Wednesday, 2 June 2010

A Tory case for STV

Five years from now Britain may well find herself with a new voting system - the Alternative Vote. I will oppose any move to this system up to and including the referendum which the Government has committed itself to hold. It is a frankly stupid system, somehow managing to take all the worst aspects of first-past-the-post and proportional representation, whilst being even less proportional than the former.

If, however, a change is made, it may whet the appetite of the electorate for further electoral reform, possibly to the Liberal Democrats' preferred choice - the Single Transferable Vote system.

I will not pretend to have any idea how this system works because, to be honest, you would probably have an easier time trying to explain advanced quantum theory. What I do know is this: it is the best true converter of votes into seats; it works rather well elsewhere in the world; it could very well renew peoples' confidence in their vote.

Everybody knows at general elections there are millions of votes wasted. Tory votes in inner cities, Labour votes in the country and Lib Dem votes practically everywhere. In many constituencies you only have a choice between red, blue and gold, regardless of whether you actually agree with any of them.

And who cannot sympathise with the 7,780,949 people - over a quarter of the electorate - who voted for the SDP-Liberal Alliance in 1983 only to be rewarded with a meagre 23 MPs? This was only an 11-seat improvement on their 1945 result, when they polled only 9%. Such an outcome is a mockery of democracy.

Many argue that a truly proportionate voting system would create perpetual instability and a lack of any clear, decisive direction in policy. I have to admit, I used to hold that view myself, arguing that only the stability of a semi-presidential republic could make it work. But as we have seen, not only is coalition government stable (because it is in both parties' interests), it also prioritises the national interest over party ideology.

And the Germans seem to make it work pretty well. In the Bundestag, 299 deputies are elected by party-list proportional representation and 299 by first-past-the-post. Since the first elections in 1949, this has produced a surprisingly stable pattern of government.

From 1949-66 the Christian Democrats formed coalitions with the Liberals. From 1969-82 the Liberals instead backed the Social Democrats and from 1983-98 the see-saw returned to Christian Democrat/Liberal government. Gerhard Schröder made history by leading the first ever SPD/Green coalition between 1998 and 2005, but last year's elections brought back the familiar Christian Democrat/Liberal partnership.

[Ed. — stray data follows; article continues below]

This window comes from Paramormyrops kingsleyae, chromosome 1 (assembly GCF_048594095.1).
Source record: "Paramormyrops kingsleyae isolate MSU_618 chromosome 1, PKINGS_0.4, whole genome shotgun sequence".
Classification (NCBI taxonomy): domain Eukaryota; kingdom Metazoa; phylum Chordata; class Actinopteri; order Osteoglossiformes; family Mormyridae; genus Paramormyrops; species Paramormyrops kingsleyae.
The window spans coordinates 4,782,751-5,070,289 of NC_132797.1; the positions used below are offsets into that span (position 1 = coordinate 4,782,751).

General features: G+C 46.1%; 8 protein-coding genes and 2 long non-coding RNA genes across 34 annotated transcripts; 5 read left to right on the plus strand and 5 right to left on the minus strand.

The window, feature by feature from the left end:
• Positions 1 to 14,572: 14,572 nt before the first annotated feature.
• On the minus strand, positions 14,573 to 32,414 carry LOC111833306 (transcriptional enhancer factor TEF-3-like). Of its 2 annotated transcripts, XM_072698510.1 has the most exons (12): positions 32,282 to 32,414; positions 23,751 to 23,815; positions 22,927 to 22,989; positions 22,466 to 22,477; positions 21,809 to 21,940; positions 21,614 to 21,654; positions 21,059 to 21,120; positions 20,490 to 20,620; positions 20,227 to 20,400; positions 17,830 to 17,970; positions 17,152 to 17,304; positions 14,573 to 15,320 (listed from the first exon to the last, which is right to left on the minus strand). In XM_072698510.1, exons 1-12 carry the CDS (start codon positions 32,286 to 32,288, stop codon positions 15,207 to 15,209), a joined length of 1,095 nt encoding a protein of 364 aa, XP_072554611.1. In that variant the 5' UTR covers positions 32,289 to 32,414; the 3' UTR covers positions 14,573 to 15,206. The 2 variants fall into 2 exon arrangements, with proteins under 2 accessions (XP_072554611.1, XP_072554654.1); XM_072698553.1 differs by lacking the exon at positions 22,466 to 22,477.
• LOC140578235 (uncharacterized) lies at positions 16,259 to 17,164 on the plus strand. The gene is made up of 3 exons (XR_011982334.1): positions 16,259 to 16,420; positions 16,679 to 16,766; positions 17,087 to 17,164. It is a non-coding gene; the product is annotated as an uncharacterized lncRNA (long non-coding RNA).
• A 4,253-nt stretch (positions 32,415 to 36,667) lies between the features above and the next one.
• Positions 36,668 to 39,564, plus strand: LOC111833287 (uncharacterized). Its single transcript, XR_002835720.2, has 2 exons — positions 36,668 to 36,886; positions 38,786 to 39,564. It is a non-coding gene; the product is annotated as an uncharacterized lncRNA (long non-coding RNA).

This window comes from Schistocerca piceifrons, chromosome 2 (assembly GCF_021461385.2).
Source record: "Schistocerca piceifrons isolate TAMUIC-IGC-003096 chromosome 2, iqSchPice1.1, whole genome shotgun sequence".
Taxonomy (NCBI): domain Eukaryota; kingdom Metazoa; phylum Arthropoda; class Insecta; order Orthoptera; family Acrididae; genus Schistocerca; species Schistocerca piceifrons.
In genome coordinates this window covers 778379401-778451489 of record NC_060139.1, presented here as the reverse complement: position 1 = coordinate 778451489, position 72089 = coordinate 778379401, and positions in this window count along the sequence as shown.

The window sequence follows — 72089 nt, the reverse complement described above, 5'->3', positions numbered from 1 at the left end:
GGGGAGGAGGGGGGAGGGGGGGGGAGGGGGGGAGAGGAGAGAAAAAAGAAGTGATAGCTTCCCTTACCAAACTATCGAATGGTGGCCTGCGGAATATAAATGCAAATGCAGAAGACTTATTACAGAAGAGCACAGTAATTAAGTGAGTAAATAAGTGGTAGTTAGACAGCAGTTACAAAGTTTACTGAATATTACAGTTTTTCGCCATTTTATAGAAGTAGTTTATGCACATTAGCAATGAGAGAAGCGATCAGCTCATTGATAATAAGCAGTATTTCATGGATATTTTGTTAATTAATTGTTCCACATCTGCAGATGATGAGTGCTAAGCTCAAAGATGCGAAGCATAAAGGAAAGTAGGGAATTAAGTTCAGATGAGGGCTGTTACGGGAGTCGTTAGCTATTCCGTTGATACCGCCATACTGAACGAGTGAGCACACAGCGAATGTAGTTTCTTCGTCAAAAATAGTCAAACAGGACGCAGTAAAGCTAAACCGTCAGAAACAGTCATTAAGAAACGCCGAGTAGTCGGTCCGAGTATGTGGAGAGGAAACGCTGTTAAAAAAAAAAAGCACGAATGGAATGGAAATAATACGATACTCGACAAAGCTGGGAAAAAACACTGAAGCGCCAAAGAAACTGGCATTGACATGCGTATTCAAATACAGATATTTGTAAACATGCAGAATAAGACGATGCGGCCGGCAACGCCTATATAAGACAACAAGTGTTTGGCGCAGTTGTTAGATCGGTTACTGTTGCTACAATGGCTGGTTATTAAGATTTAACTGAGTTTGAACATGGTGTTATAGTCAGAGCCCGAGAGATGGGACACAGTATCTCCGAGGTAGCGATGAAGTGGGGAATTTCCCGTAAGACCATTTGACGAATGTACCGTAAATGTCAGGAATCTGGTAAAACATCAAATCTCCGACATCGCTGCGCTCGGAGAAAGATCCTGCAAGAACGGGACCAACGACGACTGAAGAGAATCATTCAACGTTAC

In fact, the so-called 'grand coalitions' between Christian Democrats and the SPD, which are forced into being after a hung parliament, have only happened twice in seventy years - in 1966 and 2005. Not a bad record.

So what of the advantages? The last seventy years of British politics, and the last thirty in particular, have tended towards long blocks of large-majority, one-party government. And let me be frank here: this has been wrecking our country.

Many Tories use Thatcher's glorious majorities as an example of why FPTP must be saved - such herculean vision, determination, and grit may not have been possible under STV. But what they are forgetting is that the Thatcherite project, glorious as it was, only really came into being to mop up the almighty mess Labour had plunged this country into in 1945.

Labour's enormous landslide after the war meant Attlee was able to charge ahead with his socialist programme of nationalisation despite the fact that 45% of the country voted against it. It took thirty years, two Tory landslides and 18 years of one-party rule to reverse the rot, though this in itself ended up creating almost as many problems as it solved. Not least of these was New Labour, who proceeded to do the exact same thing for the next 13 years.

I predict an STV-elected Senate will indeed replace the House of Lords in the course of this parliament and hopefully the results of these elections will make an STV-elected Commons irresistible. Conservatives need not fear this - this election has shown us that Liberal Conservative coalitions are viable and stable. And who knows? Changes in voting patterns as a result of STV may even put a Tory/Ukip coalition on the table. I can't see many of the grassroots opposing that.

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